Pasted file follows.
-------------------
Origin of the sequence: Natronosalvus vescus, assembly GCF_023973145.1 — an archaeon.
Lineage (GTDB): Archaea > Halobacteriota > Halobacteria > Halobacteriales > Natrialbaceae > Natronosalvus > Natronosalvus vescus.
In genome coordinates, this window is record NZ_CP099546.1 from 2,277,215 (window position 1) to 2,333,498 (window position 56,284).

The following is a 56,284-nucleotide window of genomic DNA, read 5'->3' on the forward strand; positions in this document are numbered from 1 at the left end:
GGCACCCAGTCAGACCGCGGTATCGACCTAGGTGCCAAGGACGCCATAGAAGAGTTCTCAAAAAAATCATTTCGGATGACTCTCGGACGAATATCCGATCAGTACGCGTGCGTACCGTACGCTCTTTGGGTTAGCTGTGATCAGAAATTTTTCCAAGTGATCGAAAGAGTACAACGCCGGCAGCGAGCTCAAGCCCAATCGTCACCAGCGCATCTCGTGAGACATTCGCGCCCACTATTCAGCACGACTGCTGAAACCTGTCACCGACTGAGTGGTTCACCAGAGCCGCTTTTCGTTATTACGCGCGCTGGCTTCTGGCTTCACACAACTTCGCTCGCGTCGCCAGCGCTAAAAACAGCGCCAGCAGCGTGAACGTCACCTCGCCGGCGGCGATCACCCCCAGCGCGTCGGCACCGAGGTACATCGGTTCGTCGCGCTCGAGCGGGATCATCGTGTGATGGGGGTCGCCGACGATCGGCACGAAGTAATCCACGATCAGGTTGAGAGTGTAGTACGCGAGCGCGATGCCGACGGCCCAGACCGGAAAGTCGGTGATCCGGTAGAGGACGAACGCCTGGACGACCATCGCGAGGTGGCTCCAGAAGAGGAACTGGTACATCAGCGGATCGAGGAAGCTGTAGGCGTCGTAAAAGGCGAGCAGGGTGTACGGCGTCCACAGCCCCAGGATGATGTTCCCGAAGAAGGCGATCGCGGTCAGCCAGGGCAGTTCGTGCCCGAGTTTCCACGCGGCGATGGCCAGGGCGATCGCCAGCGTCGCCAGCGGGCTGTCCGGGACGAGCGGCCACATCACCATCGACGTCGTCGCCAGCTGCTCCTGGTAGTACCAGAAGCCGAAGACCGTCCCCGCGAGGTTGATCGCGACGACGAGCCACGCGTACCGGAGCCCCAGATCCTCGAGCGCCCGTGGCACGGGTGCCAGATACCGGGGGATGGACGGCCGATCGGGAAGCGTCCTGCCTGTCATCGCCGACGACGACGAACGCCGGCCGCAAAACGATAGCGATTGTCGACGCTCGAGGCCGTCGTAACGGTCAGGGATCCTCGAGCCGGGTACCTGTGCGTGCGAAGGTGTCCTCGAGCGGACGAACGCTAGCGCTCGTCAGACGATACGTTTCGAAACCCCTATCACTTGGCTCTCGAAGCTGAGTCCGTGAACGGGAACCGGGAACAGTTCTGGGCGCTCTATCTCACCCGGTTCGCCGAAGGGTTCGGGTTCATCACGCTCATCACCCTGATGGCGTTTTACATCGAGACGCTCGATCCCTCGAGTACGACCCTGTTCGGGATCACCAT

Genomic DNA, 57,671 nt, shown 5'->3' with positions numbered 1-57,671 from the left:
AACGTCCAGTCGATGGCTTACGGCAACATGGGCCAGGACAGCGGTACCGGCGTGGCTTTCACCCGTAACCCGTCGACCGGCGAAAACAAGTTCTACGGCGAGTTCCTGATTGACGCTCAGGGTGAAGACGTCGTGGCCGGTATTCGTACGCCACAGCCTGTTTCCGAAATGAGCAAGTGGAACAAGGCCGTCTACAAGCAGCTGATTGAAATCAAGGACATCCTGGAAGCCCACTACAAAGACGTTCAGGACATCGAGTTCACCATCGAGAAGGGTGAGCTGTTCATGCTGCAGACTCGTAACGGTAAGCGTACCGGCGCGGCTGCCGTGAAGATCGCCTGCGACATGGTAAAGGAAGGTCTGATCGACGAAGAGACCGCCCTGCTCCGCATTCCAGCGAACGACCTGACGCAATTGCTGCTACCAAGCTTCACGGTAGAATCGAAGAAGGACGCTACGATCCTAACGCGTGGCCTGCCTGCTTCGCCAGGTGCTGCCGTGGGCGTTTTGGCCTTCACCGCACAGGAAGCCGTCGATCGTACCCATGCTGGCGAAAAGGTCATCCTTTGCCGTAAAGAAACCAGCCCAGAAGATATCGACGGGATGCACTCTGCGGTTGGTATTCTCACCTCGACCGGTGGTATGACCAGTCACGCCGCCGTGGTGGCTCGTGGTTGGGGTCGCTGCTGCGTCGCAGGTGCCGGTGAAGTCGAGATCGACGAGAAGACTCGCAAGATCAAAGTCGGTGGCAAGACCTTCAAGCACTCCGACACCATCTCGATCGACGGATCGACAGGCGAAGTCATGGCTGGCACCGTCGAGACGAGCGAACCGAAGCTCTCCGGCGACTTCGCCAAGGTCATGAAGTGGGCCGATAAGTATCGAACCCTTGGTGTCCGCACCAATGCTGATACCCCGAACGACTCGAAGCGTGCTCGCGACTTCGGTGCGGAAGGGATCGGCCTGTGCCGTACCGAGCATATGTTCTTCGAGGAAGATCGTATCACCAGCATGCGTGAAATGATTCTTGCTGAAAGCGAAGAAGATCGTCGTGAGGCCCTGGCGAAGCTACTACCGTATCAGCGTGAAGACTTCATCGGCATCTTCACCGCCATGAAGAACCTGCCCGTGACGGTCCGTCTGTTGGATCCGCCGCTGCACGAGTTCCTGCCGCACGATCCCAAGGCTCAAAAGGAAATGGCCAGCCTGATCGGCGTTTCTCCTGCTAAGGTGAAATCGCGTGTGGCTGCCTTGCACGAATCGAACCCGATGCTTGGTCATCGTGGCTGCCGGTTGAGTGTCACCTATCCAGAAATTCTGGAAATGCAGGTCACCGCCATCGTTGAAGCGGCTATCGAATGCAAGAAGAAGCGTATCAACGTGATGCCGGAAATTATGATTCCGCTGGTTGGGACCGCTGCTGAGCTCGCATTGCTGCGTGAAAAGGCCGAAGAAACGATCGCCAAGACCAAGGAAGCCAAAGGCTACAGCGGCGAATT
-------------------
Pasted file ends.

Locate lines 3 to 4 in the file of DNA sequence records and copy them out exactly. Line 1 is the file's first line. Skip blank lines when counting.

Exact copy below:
In genome coordinates, this window is record NZ_CP099546.1 from 2,277,215 (window position 1) to 2,333,498 (window position 56,284).

The following is a 56,284-nucleotide window of genomic DNA, read 5'->3' on the forward strand; positions in this document are numbered from 1 at the left end: